White spots on Gill plate and sexing question

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blueiristyson

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Here are my two goldfish.One is a comet with long fins that is about a year old and the other one is a common that is about 5 years old.

I rescued the common goldfish about a year ago. It had fin rot and tail rot. I medicated it and its fins are growing back nicely.

I took a picture of my 5 year old common and noticed white spots on its gill plate. The spots are on both sides. You can see the spots on the gill plate in the picture I provided.

I took a picture of my 1 year old comet also. It doesn't have any spots on its gill plate.

The comet chases the common sometimes.It looks like they are playing "follow the leader". Nothing aggressive, just looks like they are playing.

Can someone please try and tell me the sex of my two fish from the two pictures I provided?
 

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A Sneaky Fatman

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I recently discovered these spots on my fantail and was informed they are breeding spots, and that males get them when the conditions are right.

I'm not an expert on goldfish but if one has them and the other doesn't, does that mean one is a male and the other a female?

This is the forum thread, , see if your spots look like mine did.
 
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blueiristyson

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I would think that if one had spots it would be a male and the other didnt it would be female,however, My comet without the spots is only a year old. Even if he was a male I don't think he is mature enough to get the spots yet.That's my guess.

I was told you could tell the sex of a younger fish by their fin pattern but I don't know how to tell
 

gremlin

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In my opinion, there is not much distinction between "comet" and "common". I feel they have been interbred so much that there really isn't much difference between the two anymore.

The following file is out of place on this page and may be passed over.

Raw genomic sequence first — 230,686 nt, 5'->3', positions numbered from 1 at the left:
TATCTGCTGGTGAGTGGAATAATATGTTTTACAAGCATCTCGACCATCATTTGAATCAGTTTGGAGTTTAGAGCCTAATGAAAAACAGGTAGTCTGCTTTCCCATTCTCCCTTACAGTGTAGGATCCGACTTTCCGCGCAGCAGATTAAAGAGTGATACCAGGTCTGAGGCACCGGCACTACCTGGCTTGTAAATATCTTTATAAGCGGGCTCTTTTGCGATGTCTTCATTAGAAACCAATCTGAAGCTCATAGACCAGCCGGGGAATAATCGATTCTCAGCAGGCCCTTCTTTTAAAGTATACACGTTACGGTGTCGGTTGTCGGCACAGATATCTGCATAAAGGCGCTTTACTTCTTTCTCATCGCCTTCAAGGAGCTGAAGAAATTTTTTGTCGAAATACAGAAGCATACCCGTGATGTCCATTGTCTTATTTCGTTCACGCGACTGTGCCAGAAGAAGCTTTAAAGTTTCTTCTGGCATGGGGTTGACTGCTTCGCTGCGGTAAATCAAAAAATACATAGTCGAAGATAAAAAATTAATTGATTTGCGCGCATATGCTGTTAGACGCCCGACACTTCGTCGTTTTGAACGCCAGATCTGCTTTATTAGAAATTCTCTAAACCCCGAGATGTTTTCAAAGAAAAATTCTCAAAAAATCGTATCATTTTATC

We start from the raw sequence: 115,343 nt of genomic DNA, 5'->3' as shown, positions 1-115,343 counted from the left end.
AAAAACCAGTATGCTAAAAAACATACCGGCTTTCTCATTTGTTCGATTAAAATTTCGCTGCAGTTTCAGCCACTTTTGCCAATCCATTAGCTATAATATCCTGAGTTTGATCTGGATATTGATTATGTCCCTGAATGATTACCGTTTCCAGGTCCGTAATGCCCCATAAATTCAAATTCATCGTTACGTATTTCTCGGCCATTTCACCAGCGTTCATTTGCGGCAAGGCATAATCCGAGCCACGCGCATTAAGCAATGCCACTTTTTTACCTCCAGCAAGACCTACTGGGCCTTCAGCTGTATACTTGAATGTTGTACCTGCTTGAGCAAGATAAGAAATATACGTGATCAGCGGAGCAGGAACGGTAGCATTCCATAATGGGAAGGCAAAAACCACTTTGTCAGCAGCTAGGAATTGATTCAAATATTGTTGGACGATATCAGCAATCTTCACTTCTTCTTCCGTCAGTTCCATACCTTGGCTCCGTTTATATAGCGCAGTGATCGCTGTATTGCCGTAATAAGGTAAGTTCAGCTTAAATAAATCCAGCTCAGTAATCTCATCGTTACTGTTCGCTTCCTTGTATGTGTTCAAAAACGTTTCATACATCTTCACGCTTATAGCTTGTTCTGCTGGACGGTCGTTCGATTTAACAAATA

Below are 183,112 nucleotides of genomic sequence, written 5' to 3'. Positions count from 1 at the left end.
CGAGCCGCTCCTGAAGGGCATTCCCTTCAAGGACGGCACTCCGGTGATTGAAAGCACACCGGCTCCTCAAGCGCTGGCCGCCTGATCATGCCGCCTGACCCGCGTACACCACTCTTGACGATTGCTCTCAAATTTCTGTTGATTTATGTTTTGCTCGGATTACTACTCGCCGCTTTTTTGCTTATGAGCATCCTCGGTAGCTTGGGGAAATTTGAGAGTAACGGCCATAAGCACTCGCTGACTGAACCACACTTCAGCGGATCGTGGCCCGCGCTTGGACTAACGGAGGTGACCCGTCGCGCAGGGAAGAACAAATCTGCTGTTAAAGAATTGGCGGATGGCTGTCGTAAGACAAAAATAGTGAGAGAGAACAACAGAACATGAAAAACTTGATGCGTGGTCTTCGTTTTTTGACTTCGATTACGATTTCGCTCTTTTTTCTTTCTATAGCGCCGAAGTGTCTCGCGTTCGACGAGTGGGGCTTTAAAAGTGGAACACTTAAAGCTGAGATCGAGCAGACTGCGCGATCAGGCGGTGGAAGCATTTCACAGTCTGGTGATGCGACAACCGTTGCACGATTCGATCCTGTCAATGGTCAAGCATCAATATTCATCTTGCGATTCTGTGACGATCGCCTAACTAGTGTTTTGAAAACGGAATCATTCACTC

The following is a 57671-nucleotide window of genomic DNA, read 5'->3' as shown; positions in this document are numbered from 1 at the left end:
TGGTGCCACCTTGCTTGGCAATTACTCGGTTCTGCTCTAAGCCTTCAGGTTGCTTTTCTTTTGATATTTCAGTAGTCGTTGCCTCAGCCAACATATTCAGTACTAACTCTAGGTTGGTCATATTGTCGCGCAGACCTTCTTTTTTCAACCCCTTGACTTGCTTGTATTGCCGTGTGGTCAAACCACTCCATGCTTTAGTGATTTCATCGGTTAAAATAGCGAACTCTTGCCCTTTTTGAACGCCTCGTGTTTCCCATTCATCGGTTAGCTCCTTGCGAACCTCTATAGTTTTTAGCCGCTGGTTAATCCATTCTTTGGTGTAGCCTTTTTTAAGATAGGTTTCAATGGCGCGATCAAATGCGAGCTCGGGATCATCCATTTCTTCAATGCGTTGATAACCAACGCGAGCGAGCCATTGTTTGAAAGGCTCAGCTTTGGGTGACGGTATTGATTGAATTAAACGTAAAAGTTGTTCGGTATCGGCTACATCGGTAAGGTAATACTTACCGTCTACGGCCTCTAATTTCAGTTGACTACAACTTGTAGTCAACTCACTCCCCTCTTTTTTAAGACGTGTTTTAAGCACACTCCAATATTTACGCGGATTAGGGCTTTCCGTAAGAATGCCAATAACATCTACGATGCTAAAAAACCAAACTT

That said, looking at the fins of your two goldies, I would say that the fish in the first picture with the longer more deeply forked tail is a male. The fish in the third picture with the shorter more rounded fins is a female. If the second picture shows who is always chasing who, then that confirms it to me. The male will chase the female, bumping into her sides and belly, to try to stimulate her to lay eggs. They prefer a mossy or weedy area to release their eggs. She will release eggs and the male will follow and release sperm. Lots of thrashing and splashing in the shallows where there is moss or plants to "hold" the eggs. As for the breeding tubercles, They are most prominent on the males, but I have had some of my females get faint white spots also. Usually the older females.

Oh, and another note on the "common" vs "comet". When I have asked at the store about the common vs comet price (comets cost more), I was told by the employees that "the comets are the ones with the long tails". So, according to the employees, all the males are comets and all the females are commons. Go figure. I even had one manager tell me that they get them all from the same breeder who says that he gets commons and comets from the same spawn because one parent is a common and one is a comet. This same "breeder" told the manager that he had to do that because when he put two commons together or two comets together he didn't get any babies at all. So now he has one of each in each of his breeding tanks. It was so ridiculous that I laughed out loud right there. The manager asked why I was laughing. I explained to him that all of his "comets" were males and all of his "commons" were females. The he started laughing.
 
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